Food Allergy and Vitamin/ Mineral Testing

Facts on meat Vs plant protein  SocialTwist Tell-a-Friend

To eat animal or not to eat animal, that is the question!!!
It has long been considered that humans are Omnivores (we appear to have evolved to metabolize both meat and plant proteins, it is assumed that we owe it to our very existence in fact) however, it is also known that potentially the volume of meat (including animal by-products), types of meat (Dioxins in animal feeds) and the preparation processes in our modern diet, can also be very detrimental to our health. So what should we be doing?. The choice of Lifestyle is your own, but it is always good to know the facts. The following outlines some interesting research and possible lifestyle guidelines, plus one testimonial by a 'plant protein' convert and the benefits to their well-being.
Foods containing protein
Meat, poultry, fish, shellfish and eggs
Pulses, nuts and seeds
Soya products and vegetable protein foods


Why is protein important?
From hair to fingernails, protein is a major functional and structural component of all our cells. Protein provides the body with roughly 10 to 15 per cent of its dietary energy, and is needed for growth and repair.
Proteins are large molecules made up of long chains of amino acid sub units. Some of these amino acids are nutritionally essential as they cannot be made or stored within the body and so must come from foods in our daily diet.
Although all animal and plant cells contain some protein, the amount and quality of this protein can vary widely. The required amount of protein for a man is 45g per day, there has never been a single known case of protein deficiency in the western world, from anyone eating a suitably calorific diet of ANY kind.

Animal protein
Protein from animal sources contains the full range of essential amino acids needed from an adult's diet. But red meat, in particular, should be eaten in limited amounts due to the high level of saturated fat it contains, which may raise blood levels of 'unhealthy' LDL cholesterol. Animal products can also contain levels of antibiotics and Dioxins.
A high intake of saturated fat can lead to an increased risk of cardiovascular disease and other related disorders. As a safer alternative source of animal protein, choose poultry, fish and shellfish.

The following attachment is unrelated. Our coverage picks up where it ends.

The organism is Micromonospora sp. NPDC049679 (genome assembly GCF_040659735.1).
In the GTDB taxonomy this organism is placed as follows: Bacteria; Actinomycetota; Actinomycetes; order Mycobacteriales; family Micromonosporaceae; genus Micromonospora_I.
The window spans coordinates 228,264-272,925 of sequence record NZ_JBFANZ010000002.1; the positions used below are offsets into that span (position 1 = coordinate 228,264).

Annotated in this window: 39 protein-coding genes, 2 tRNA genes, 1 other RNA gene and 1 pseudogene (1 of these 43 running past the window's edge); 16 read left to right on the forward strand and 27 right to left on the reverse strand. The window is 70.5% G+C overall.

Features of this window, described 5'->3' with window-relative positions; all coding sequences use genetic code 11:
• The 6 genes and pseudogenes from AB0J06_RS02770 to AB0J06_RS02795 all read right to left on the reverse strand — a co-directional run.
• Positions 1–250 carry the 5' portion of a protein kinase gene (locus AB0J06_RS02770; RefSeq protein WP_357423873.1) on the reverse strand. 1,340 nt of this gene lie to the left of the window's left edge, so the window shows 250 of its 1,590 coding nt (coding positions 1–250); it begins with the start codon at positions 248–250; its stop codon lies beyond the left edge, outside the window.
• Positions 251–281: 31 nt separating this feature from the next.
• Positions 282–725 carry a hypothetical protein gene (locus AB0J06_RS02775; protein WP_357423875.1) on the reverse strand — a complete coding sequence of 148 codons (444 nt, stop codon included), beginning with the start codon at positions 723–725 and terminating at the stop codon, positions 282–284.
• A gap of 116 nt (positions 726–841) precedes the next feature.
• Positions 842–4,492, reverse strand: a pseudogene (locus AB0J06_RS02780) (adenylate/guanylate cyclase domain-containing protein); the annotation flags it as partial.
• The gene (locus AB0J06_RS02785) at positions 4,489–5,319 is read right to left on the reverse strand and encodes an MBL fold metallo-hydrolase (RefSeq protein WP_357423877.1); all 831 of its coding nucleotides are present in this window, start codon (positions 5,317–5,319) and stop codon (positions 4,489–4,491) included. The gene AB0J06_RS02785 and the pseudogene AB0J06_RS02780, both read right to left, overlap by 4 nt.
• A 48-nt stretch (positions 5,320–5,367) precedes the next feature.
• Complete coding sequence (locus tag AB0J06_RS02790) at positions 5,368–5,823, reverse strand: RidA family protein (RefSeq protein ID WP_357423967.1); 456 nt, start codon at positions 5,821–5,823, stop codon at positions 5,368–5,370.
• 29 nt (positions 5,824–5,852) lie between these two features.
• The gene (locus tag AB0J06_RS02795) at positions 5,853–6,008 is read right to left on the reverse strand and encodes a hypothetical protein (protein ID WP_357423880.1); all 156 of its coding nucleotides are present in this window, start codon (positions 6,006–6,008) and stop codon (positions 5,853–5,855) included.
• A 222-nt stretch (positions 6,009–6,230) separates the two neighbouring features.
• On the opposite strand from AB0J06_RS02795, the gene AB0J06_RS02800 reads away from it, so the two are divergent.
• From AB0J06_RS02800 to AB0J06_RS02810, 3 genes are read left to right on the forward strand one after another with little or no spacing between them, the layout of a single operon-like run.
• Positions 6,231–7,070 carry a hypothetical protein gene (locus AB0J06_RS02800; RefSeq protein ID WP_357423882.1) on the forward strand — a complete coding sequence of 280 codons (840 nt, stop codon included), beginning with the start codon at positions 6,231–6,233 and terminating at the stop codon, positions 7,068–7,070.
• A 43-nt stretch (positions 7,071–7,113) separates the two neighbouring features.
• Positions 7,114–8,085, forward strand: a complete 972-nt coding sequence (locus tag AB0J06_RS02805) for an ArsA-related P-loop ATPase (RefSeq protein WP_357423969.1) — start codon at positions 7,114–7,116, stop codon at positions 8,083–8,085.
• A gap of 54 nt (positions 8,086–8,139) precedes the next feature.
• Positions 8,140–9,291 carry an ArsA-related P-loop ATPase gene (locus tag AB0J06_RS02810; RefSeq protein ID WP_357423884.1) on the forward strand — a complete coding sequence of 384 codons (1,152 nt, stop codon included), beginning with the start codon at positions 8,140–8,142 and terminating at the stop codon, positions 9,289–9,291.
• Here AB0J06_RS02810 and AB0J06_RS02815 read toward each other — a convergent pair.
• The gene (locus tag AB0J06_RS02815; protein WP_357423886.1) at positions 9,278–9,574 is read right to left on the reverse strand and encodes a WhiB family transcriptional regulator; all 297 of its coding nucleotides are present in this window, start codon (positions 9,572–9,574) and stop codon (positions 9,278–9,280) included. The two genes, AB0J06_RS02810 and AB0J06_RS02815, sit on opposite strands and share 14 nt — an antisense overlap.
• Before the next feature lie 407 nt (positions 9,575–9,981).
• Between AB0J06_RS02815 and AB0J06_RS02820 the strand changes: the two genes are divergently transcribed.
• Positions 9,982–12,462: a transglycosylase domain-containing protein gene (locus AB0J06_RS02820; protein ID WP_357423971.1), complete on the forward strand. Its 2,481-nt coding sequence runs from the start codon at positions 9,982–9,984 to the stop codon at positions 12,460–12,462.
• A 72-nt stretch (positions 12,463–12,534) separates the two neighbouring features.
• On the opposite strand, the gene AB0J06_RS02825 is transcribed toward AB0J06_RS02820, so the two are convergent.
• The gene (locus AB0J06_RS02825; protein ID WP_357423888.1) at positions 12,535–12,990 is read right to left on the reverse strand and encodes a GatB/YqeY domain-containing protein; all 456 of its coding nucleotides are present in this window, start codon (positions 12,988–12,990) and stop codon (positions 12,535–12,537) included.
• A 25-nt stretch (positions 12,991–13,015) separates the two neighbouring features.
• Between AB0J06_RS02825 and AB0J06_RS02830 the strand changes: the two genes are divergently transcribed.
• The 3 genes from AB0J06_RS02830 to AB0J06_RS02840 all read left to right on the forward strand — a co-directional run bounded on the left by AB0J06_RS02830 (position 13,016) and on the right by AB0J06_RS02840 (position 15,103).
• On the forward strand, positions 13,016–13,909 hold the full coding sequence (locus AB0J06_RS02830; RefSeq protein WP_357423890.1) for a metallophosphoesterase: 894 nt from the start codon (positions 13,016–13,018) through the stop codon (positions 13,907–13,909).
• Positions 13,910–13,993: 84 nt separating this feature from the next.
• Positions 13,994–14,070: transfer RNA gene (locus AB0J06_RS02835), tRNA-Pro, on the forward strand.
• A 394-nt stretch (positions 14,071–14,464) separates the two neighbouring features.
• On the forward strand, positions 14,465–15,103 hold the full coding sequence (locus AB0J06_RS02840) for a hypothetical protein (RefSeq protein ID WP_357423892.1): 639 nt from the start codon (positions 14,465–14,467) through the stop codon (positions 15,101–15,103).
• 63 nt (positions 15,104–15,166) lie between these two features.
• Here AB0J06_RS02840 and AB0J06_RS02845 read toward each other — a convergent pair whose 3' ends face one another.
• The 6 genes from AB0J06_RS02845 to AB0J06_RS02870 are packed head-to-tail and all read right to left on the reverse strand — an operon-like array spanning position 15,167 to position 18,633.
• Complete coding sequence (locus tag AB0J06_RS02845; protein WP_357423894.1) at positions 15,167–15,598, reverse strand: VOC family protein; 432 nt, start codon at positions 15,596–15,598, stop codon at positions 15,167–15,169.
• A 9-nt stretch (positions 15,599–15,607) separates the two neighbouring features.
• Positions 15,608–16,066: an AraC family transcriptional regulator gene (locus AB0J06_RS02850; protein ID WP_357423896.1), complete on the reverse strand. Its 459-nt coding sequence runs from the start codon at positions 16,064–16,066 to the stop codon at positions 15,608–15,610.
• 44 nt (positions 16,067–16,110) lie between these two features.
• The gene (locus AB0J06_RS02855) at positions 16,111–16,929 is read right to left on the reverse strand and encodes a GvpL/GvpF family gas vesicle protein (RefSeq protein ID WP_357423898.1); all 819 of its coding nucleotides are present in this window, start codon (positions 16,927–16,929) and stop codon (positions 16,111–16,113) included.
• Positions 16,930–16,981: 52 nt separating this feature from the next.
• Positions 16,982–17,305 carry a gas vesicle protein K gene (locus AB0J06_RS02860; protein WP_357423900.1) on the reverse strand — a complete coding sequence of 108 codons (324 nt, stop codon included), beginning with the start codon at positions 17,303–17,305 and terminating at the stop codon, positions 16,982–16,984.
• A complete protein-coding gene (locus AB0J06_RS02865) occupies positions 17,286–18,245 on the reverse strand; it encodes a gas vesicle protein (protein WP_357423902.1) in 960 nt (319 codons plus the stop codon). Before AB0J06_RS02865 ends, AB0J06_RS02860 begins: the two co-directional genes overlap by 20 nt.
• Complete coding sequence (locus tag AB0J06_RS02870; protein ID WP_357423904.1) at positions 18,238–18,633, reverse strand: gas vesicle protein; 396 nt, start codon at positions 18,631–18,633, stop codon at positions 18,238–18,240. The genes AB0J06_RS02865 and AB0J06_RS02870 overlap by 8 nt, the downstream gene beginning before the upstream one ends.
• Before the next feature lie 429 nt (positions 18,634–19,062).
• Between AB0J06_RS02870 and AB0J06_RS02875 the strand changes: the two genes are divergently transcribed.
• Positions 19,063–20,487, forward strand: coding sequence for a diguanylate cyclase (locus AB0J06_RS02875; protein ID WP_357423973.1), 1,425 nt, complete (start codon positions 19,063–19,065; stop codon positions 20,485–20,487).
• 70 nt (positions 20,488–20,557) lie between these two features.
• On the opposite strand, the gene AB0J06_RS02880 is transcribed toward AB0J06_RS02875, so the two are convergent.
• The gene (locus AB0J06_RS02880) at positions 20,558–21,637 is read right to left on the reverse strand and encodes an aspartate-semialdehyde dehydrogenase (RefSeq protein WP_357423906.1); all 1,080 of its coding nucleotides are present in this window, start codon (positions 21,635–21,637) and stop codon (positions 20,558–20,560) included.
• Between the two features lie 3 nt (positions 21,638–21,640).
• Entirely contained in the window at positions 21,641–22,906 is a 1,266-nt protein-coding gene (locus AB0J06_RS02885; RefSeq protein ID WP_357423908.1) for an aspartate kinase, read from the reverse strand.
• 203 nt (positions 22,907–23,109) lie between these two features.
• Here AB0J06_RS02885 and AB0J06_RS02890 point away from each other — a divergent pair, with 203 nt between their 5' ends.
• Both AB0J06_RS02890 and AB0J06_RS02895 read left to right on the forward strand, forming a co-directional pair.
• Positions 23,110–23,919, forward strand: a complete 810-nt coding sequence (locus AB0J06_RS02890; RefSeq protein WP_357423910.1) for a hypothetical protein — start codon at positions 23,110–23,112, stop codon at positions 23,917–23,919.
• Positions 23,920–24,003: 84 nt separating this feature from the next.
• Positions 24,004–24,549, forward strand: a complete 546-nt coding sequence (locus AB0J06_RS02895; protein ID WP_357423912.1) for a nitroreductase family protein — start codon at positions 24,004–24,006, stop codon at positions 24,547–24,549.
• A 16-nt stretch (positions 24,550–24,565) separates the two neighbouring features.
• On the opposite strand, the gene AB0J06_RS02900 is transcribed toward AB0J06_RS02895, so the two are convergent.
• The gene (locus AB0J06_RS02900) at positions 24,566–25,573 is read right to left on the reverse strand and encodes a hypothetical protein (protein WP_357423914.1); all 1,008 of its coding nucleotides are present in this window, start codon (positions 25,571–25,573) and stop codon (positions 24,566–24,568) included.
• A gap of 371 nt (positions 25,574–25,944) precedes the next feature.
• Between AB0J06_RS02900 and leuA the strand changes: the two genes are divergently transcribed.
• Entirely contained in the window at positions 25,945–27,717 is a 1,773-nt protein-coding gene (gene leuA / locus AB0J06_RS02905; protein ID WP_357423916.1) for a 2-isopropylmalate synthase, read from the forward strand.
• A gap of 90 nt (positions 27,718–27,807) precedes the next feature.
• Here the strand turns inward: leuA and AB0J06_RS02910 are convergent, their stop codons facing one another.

The 2007 World Cancer Research Fund report recommended meat eaters limit their consumption of red meat to no more than 500g a week, with very little processed meat, as these have both been linked to certain forms of cancer.
Fish is a source of animal protein. Oil-rich fish such as salmon, mackerel, herring, tuna, trout and sardines are all rich in omega-3 fatty acids, which help to reduce the risk of developing cardiovascular disease.
Aim to eat a couple of portions of fish every week, with at least one portion being an oily fish.

Advice for vegans and vegetarians
Vegetarians rely on plant sources for their daily protein. By eating a well-balanced diet that contains a variety of different vegetarian foods, it is possible to consume the required amino acids (complete protein complex), regardless of the time of day they’re eaten or in what combinations within a meal.
Foods such as nuts, seeds, beans, pulses, vegetable protein foods and soya products all contain protein. There are also small amounts in grains and dairy products. Due to this variety of protein-rich foods available in the UK, protein deficiency is extremely rare.

How much is enough?
Health professionals suggest men should eat 45.5g protein a day and women 35g. In practical terms, eating a moderate amount of protein - in one or two meals every day – should give you all the protein you need. Most people in the UK eat far more protein than they actually need.

Serving size
You should eat two to three servings of protein every day from both plant and animal sources. Here are some examples of one serving (about the size of a standard pack of playing cards):
100g boneless meat (eg lean beef, lamb or pork)
100g boneless poultry (eg chicken or turkey breast)
100g fish (eg salmon, sardines or tuna)
2 medium eggs
3 tablespoons of seeds (eg sunflower or pumpkin seeds)
3 tablespoons of nuts (eg almonds or walnuts)


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